There are a number of potential barriers to self-management. People may not be able to access the information, resources or services that will enable them to develop their self-management skills, or the actual services and information may not be available. Physical barriers include the nature of their condition or conditions where people have different needs. Financial or logistical barriers include physical limitations of access to services, time and locations, financial cost, local availability of services and ongoing support once people have had self-management training or guidance. System barriers include conflicting advice or a lack of collaborative working between healthcare social care professionals in providing joined-up information, services and ongoing support for self-management (Diabetes UK, 2009).
Perceived barriers to action have an important role in the self-care process among diabetic individuals. Important barriers are non-awareness of health nutritional program, lack of social support and self-care management perception (Nagelkerk et al., 2006). According to Rothman and colleagues (2008) study, they showed inappropriate diet and sport habit among diabetic patients were related with perceived barriers. In the study of Glasgow and colleagues (2001), there is a significant but reverse relationship between perceived barriers to action and self-care behaviors.
Perceived barriers to action have been associated with lower rates of adherence to a variety of self-care regimens including diet, exercise, blood glucose self-monitor, and medication adherence behaviors (Aljasem et al., 2001). The increased impact of these barriers, in turn, may have longer reaching implications, including influencing metabolic control and overall functioning. In one study, greater reported frequency of barriers to general diabetes self-care among Type I and II diabetic patients was associated with higher glycosylated hemoglobin A1c levels, demonstrating poorer metabolic control and increased likelihood complications (Mollem et al., 1996).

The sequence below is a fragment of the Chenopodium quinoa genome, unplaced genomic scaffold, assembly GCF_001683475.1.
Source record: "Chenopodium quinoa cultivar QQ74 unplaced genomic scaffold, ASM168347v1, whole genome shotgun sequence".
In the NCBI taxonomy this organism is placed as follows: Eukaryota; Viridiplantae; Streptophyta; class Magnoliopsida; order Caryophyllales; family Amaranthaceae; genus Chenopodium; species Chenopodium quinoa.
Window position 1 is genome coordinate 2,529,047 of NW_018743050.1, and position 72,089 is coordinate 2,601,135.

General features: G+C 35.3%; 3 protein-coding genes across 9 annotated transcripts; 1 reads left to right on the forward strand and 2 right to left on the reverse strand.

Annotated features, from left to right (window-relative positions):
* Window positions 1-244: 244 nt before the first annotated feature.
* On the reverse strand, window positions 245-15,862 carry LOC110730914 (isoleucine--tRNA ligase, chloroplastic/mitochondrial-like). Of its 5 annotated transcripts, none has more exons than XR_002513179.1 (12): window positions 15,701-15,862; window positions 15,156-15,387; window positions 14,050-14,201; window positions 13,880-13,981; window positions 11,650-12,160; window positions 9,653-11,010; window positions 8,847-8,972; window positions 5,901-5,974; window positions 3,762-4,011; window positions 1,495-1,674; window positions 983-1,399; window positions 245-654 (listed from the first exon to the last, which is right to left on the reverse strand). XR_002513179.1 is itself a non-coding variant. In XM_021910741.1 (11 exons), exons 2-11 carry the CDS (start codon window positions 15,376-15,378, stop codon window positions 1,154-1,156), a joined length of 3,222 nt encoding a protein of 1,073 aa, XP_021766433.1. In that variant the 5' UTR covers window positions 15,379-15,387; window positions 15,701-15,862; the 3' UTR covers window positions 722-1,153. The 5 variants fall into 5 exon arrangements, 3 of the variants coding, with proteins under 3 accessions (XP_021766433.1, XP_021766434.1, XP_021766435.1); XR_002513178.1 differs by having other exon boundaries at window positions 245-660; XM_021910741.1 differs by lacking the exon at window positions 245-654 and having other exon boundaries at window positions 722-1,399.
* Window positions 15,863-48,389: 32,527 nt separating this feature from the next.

According to Wen and colleagues (2004) study, they showed as perceived barriers to action among their research groups increase, prescribed physical activity and following nutritional diet increase. Koch (2002) study indicated a negative significant relationship between perceived barriers to action and self-care behaviors. Corina (2004) study showed as perceived barriers to action increase, a significant decrease happens in diabetic self-acre action. These were the same results seen in both Karter and colleagues (2000) and Adams and colleagues (2003) studies.
According to the study of Nagelkerk and colleagues (2006), they provided examples of common barriers to diabetes self-care management. Frequently reported barriers were time constraints, limited social support, limited coping skills, lack of knowledge related to diet management, helplessness and frustration from lack of glycemic control, and continued disease progression despite of treatment adherence. Although some of these barriers may appear static and not likely to change and many of these perceived barriers to action can vary in intensity from day to day.
In spite of different studies, which demonstrated reverse and significant relationship between self-care behaviors and perceived barriers to action, one study did not receive this negative correlation (Gillibrnad et al., 2006). In fact, according to Janz & Becker (1984) study, in a review of the general medical literature, concluded that the increased presence of perceived barriers to treatment was consistently reported as the strongest predictor of health action.
According to Nola Penderâs Health Promotion Model, situational influences are defined as those personal perceptions and cognitions of any given or context that can facilitate or impede behavior. It includes perceptions of options available, demand characteristics, and aesthetics features of the environment in which a given health-promoting behavior is proposed to take place. It may have direct or indirect inlfuences on health behavior (Tomey & Alligood, 2002). Situational influences used in this study were the diabetes-related emotional distress.